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Industrialisation et transformation structurelle : l’Afrique sub-saharienne peut-elle se développer sans usines ?

Author

Listed:
  • Olivier CADOT

    (Faculté des hautes études commerciales - Université de Lausanne)

  • Jaime DE MELO

    () (Ferdi)

  • Patrick PLANE

    () (Cerdi)

  • Laurent WAGNER

    () (Ferdi)

  • Martha Tesfaye WOLDEMICHAEL

    (Cerdi)

Abstract

Avec une croissance soutenue, une vague d’investissements directs étrangers sans précédent, et un net recul de la pauvreté, le bilan des quinze dernières années est largement positif pour l’Afrique sub-saharienne. Ce regain de croissance, qui s’est accompagné de réformes économiques importantes, de progrès démocratiques et d’une moindre incidence des conflits, demeure cependant fragile. La transformation structurelle, qui historiquement a pris la forme, dans la plupart des pays aujourd’hui développés, d’un transfert de ressources du secteur primaire au secteur secondaire, puis tertiaire, semble, en Afrique, avoir « contourné » le secteur secondaire. En effet, qu’il s’agisse d’emplois ou de valeur ajoutée, le secteur manufacturier ne s’est jamais réellement développé en Afrique sub-saharienne. Dans la plupart des pays, la tendance, que la croissance récente ne semble pas avoir inversée, est plutôt à la désindustrialisation. Parmi les facteurs contributifs largement documentés dans la littérature et dans les données, on compte au premier chef les incertitudes de l’environnement des affaires en présence de gouvernance publique défaillante, une relative cherté de la main d’œuvre par rapport à ses qualifications, le manque d’infrastructures énergétiques et de transport (lié souvent à des problèmes de gouvernance), et le dysfonctionnement des marchés du crédit. Malgré l’amélioration récente du climat des affaires, peu de pays d’Afrique sub-saharienne offrent des conditions attractives aux investisseurs du secteur manufacturier par rapport aux localisations alternatives, en particulier en Asie du Sud-Est. L’Afrique sub-saharienne peut-elle alors se développer par les services ? Jusqu’à présent, les expériences nationales de développement « sans usines » sont trop rares et idiosyncrasiques pour servir de modèle ; cependant, en présence de progrès technique dans les services et en l’absence d’alternatives manufacturières crédibles, la question reste ouverte.Mots clés : Afrique sub-saharienne, (dés-)industrialisation, transformation structurelle, secteur manufacturier, services, exportations, pauvreté, emplois, productivité, croissance.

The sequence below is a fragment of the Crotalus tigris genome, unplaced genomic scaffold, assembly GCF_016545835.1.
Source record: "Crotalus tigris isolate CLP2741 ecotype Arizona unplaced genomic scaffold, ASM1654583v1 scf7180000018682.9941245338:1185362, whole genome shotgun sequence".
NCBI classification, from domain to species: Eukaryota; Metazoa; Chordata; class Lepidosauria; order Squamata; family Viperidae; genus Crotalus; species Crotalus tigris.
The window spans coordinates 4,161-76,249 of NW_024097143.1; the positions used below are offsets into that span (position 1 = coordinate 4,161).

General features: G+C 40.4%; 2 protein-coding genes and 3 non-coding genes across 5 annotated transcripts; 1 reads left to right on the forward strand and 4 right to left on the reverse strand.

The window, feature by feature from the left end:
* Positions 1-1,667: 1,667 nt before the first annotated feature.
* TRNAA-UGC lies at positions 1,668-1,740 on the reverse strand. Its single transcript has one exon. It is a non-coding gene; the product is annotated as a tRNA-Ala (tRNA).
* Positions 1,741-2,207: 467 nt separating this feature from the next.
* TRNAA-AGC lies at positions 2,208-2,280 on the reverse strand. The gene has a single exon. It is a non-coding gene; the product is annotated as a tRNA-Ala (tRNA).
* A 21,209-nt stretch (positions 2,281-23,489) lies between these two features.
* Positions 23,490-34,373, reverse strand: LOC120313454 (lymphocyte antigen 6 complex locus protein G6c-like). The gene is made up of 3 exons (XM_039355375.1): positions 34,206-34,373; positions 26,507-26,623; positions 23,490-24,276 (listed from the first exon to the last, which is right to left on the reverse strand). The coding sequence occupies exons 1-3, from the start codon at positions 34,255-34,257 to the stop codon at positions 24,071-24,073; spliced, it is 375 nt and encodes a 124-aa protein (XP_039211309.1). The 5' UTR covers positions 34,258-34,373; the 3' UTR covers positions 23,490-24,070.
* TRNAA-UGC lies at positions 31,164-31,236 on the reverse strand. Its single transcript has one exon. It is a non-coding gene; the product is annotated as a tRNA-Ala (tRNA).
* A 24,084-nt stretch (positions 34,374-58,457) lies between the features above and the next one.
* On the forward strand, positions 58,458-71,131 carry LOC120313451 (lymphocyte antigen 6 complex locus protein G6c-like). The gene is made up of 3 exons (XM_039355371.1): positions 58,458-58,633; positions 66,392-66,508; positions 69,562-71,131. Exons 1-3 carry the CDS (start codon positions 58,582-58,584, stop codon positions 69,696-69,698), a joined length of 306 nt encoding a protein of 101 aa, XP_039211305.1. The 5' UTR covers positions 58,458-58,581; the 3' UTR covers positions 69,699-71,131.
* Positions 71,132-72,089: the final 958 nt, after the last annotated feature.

Suggested Citation

  • Olivier CADOT & Jaime DE MELO & Patrick PLANE & Laurent WAGNER & Martha Tesfaye WOLDEMICHAEL, 2015. "Industrialisation et transformation structurelle : l’Afrique sub-saharienne peut-elle se développer sans usines ?," Working Papers P143, FERDI.
  • Handle: RePEc:fdi:wpaper:2536
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    JEL classification:

    • F1 - International Economics - - Trade
    • J2 - Labor and Demographic Economics - - Demand and Supply of Labor
    • L6 - Industrial Organization - - Industry Studies: Manufacturing
    • O11 - Economic Development, Innovation, Technological Change, and Growth - - Economic Development - - - Macroeconomic Analyses of Economic Development
    • O14 - Economic Development, Innovation, Technological Change, and Growth - - Economic Development - - - Industrialization; Manufacturing and Service Industries; Choice of Technology
    • O47 - Economic Development, Innovation, Technological Change, and Growth - - Economic Growth and Aggregate Productivity - - - Empirical Studies of Economic Growth; Aggregate Productivity; Cross-Country Output Convergence
    • O55 - Economic Development, Innovation, Technological Change, and Growth - - Economywide Country Studies - - - Africa

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